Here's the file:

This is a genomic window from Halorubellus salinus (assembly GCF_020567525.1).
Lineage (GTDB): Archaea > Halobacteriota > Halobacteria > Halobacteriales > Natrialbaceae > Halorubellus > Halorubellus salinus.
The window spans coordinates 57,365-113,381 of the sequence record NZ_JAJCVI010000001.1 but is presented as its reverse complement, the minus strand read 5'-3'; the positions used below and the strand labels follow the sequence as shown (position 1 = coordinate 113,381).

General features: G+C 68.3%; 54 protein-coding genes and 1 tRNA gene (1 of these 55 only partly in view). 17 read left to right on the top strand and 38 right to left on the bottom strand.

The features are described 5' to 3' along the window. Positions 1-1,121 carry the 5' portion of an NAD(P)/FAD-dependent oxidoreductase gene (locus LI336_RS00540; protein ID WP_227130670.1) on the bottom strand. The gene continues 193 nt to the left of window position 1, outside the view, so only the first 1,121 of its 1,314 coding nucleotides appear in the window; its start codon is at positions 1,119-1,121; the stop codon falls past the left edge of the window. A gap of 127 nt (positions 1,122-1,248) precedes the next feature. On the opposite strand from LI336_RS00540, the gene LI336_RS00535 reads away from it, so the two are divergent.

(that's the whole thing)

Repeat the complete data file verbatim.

This is a genomic window from Halorubellus salinus (assembly GCF_020567525.1).
Lineage (GTDB): Archaea > Halobacteriota > Halobacteria > Halobacteriales > Natrialbaceae > Halorubellus > Halorubellus salinus.
The window spans coordinates 57,365-113,381 of the sequence record NZ_JAJCVI010000001.1 but is presented as its reverse complement, the minus strand read 5'-3'; the positions used below and the strand labels follow the sequence as shown (position 1 = coordinate 113,381).

General features: G+C 68.3%; 54 protein-coding genes and 1 tRNA gene (1 of these 55 only partly in view). 17 read left to right on the top strand and 38 right to left on the bottom strand.

The features are described 5' to 3' along the window. Positions 1-1,121 carry the 5' portion of an NAD(P)/FAD-dependent oxidoreductase gene (locus LI336_RS00540; protein ID WP_227130670.1) on the bottom strand. The gene continues 193 nt to the left of window position 1, outside the view, so only the first 1,121 of its 1,314 coding nucleotides appear in the window; its start codon is at positions 1,119-1,121; the stop codon falls past the left edge of the window. A gap of 127 nt (positions 1,122-1,248) precedes the next feature. On the opposite strand from LI336_RS00540, the gene LI336_RS00535 reads away from it, so the two are divergent.